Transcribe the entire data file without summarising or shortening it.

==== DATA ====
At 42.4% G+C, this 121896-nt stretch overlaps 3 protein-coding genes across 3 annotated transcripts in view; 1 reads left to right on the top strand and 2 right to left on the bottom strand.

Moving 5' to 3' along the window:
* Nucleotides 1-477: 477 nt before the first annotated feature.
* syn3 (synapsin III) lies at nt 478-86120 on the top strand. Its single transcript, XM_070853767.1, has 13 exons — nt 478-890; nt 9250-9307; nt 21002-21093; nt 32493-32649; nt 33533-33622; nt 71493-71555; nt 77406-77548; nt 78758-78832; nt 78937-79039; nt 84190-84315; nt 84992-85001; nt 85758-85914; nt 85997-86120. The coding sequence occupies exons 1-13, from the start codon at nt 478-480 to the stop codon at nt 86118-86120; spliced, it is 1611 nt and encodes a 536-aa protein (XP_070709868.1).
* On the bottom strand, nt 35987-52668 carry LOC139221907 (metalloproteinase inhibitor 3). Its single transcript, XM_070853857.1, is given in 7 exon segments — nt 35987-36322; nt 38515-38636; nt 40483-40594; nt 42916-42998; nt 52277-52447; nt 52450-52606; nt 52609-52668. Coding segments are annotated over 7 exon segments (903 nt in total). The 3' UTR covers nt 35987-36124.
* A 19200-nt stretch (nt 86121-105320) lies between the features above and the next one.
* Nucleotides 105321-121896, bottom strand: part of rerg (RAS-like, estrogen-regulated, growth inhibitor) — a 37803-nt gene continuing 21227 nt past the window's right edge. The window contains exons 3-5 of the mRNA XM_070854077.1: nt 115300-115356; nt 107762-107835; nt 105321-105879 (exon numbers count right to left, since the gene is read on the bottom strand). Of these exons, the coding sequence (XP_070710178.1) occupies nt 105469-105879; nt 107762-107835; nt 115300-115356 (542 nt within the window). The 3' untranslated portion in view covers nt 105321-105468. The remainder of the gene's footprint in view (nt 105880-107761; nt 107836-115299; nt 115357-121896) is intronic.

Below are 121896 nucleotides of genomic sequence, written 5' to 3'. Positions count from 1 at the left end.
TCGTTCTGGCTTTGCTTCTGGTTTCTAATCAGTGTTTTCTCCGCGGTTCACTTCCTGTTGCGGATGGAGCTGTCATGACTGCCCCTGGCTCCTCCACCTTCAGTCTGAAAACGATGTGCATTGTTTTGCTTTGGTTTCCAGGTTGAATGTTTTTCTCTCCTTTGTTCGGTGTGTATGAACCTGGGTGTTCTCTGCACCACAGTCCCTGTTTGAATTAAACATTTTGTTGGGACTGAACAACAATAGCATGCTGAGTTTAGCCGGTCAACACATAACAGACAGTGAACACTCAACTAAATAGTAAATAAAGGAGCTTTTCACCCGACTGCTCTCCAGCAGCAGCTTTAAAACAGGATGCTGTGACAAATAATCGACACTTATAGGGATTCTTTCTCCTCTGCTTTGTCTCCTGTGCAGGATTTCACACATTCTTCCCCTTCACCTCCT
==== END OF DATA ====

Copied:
At 42.4% G+C, this 121896-nt stretch overlaps 3 protein-coding genes across 3 annotated transcripts in view; 1 reads left to right on the top strand and 2 right to left on the bottom strand.

Moving 5' to 3' along the window:
* Nucleotides 1-477: 477 nt before the first annotated feature.
* syn3 (synapsin III) lies at nt 478-86120 on the top strand. Its single transcript, XM_070853767.1, has 13 exons — nt 478-890; nt 9250-9307; nt 21002-21093; nt 32493-32649; nt 33533-33622; nt 71493-71555; nt 77406-77548; nt 78758-78832; nt 78937-79039; nt 84190-84315; nt 84992-85001; nt 85758-85914; nt 85997-86120. The coding sequence occupies exons 1-13, from the start codon at nt 478-480 to the stop codon at nt 86118-86120; spliced, it is 1611 nt and encodes a 536-aa protein (XP_070709868.1).
* On the bottom strand, nt 35987-52668 carry LOC139221907 (metalloproteinase inhibitor 3). Its single transcript, XM_070853857.1, is given in 7 exon segments — nt 35987-36322; nt 38515-38636; nt 40483-40594; nt 42916-42998; nt 52277-52447; nt 52450-52606; nt 52609-52668. Coding segments are annotated over 7 exon segments (903 nt in total). The 3' UTR covers nt 35987-36124.
* A 19200-nt stretch (nt 86121-105320) lies between the features above and the next one.
* Nucleotides 105321-121896, bottom strand: part of rerg (RAS-like, estrogen-regulated, growth inhibitor) — a 37803-nt gene continuing 21227 nt past the window's right edge. The window contains exons 3-5 of the mRNA XM_070854077.1: nt 115300-115356; nt 107762-107835; nt 105321-105879 (exon numbers count right to left, since the gene is read on the bottom strand). Of these exons, the coding sequence (XP_070710178.1) occupies nt 105469-105879; nt 107762-107835; nt 115300-115356 (542 nt within the window). The 3' untranslated portion in view covers nt 105321-105468. The remainder of the gene's footprint in view (nt 105880-107761; nt 107836-115299; nt 115357-121896) is intronic.

Below are 121896 nucleotides of genomic sequence, written 5' to 3'. Positions count from 1 at the left end.
TCGTTCTGGCTTTGCTTCTGGTTTCTAATCAGTGTTTTCTCCGCGGTTCACTTCCTGTTGCGGATGGAGCTGTCATGACTGCCCCTGGCTCCTCCACCTTCAGTCTGAAAACGATGTGCATTGTTTTGCTTTGGTTTCCAGGTTGAATGTTTTTCTCTCCTTTGTTCGGTGTGTATGAACCTGGGTGTTCTCTGCACCACAGTCCCTGTTTGAATTAAACATTTTGTTGGGACTGAACAACAATAGCATGCTGAGTTTAGCCGGTCAACACATAACAGACAGTGAACACTCAACTAAATAGTAAATAAAGGAGCTTTTCACCCGACTGCTCTCCAGCAGCAGCTTTAAAACAGGATGCTGTGACAAATAATCGACACTTATAGGGATTCTTTCTCCTCTGCTTTGTCTCCTGTGCAGGATTTCACACATTCTTCCCCTTCACCTCCT